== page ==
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Member Spotlight - June 2020

Monday, June 22, 2020   (0 Comments)
Posted by: Blake Manz
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Jackie Oraedu is in Occupational Medicine/urgent care with over 9 years of experience. She graduated from Marquette University in 2011. Aside from assisting on the WAPA communications committee, she is an author, public speaker, and outspoken advocate for legislative advocacy for PAs in America.

 

What led you to the PA profession?

I previously worked as a nurse and wanted to know the “why” of what I was doing. I learned about the profession while working in the ER. I was deciding between becoming a CRNA, going to medical school, and becoming a PA. The work-life balance expressed by the many PAs I asked is what sold me on the profession. 

What are your interests outside of work?

Being a mom, traveling, writing, pageants, and I’m a social media junkie, follow me on IG @_iamjackie, there you will find my e-book “You Finished PA School! Now what? A handbook for life after PA school.”

What do you think is the biggest issue our profession is facing right now?

I feel that having FPA or OTP in every state in this country is necessary. The supervisory requirements of some states can affect our employability. I also feel increased public awareness is necessary for the survival of our profession. I know that is two things, but I feel they work hand-in-hand. We lack advocacy power when people outside of our profession do not know to support us. I still get asked if I am going on to become a physician by patients, which tells me we have to do better at promoting our profession. 

As a Black PA, what would you like to share about how you are affected by current events?

I have never been as emotionally drained. I have been stressed, anxious, forgetful, sad, feeling hopeless, and tired of Black death at the hands of law enforcement and racists. It is challenging to express myself to my white peers and not come across as complaining about something that is not “a big deal.” Many do not understand how the repeated trauma of seeing people from your community killed can affect you. Especially when it seems no place is safe. I feel like I or any of my loved ones could be obeying the law or walking through a neighborhood and be targeted/killed just because of their skin color. The current events reopen the wounds of past events that I had to suffer through alone. This time, more people are speaking up, more people are being allies, and this is what we need.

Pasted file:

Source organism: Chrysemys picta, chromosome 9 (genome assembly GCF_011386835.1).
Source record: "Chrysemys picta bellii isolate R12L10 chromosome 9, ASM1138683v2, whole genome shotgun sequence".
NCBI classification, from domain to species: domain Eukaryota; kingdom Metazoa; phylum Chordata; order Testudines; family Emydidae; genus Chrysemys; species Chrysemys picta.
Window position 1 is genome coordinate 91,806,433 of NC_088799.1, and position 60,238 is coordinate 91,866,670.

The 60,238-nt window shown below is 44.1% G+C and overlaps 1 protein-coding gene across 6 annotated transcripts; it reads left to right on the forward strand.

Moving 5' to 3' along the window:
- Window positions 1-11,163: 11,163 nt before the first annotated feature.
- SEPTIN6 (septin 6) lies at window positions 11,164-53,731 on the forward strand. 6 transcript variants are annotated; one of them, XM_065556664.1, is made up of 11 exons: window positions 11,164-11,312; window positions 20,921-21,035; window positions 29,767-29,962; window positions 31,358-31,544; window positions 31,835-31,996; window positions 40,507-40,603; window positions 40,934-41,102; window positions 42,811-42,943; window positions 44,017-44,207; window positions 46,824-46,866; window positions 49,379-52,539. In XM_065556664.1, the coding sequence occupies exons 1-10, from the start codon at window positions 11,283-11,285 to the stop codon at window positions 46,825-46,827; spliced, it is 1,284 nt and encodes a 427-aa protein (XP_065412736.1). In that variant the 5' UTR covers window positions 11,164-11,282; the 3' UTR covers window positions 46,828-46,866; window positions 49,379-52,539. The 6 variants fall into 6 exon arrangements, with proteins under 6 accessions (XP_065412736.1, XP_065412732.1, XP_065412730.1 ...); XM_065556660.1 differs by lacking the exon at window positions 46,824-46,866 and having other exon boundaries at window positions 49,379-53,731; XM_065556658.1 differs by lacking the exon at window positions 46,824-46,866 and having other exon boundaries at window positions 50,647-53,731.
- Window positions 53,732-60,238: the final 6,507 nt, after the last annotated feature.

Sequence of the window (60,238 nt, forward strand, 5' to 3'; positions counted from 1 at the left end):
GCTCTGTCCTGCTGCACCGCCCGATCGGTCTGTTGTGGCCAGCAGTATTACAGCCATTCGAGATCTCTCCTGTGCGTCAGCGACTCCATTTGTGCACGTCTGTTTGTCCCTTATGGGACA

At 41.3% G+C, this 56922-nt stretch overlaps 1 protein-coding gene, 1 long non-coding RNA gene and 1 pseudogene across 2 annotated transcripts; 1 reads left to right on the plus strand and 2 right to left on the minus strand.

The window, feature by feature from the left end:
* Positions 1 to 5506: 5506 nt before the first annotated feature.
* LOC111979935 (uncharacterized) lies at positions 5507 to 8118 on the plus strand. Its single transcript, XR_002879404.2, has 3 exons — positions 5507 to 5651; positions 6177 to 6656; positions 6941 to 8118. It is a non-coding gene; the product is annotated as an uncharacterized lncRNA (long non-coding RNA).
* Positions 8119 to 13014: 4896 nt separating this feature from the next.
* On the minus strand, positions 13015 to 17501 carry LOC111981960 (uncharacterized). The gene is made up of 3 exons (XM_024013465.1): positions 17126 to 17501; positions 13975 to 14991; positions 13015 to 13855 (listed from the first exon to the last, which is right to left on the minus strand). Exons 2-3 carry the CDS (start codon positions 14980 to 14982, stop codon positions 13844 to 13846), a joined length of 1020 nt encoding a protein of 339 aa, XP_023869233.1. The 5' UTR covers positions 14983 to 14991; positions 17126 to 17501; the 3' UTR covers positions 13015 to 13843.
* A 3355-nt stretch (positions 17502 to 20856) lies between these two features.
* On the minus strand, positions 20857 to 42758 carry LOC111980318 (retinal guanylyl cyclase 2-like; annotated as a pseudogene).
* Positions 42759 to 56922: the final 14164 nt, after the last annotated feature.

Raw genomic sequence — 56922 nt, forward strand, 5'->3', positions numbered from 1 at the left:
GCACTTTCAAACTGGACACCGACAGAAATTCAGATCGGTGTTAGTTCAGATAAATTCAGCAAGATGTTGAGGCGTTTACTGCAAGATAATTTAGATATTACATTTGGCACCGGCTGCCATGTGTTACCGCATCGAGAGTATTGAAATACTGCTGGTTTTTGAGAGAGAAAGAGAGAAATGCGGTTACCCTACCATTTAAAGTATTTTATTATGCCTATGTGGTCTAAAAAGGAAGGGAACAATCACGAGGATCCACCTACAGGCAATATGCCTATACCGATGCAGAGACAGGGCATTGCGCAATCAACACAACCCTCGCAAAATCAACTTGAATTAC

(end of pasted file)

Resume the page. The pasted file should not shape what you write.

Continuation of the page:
WAPA has recently learned that you have spoken to PA students about racial and cultural sensitivity in medicine.  In fact, one PA recently said that your lecture was one of her most memorable during her entire education.  How does that make you feel?

Honestly, it brings my heart joy. I do things and wonder, what will last. It means the world to know that being open, transparent, and willing to educate impacts others and the type of care they provide.

You recently wrote an excellent post in the AAPA Huddle about racism and what we can do to effect change. You also recently agreed to participate in a virtual town hall along with other PAs of color which will take place next month.  Tell us what we can expect to learn.  

I hope people learn that our country was founded on great principal in theory, but that racism has been a tool utilized in the building of this country. I hope people learn that systematic racism is not something that a group just gets over, especially if that group is still being disenfranchised. I hope people learn to check their biases, like truly check them and learn what it takes to be anti-racist. 

Is there anything else you wish to add to your story or say to membership?

I strongly encourage membership on the state and national level. If you want change, you have to do the work where it actually gets done. Being silent on the sidelines or simply complaining does not change an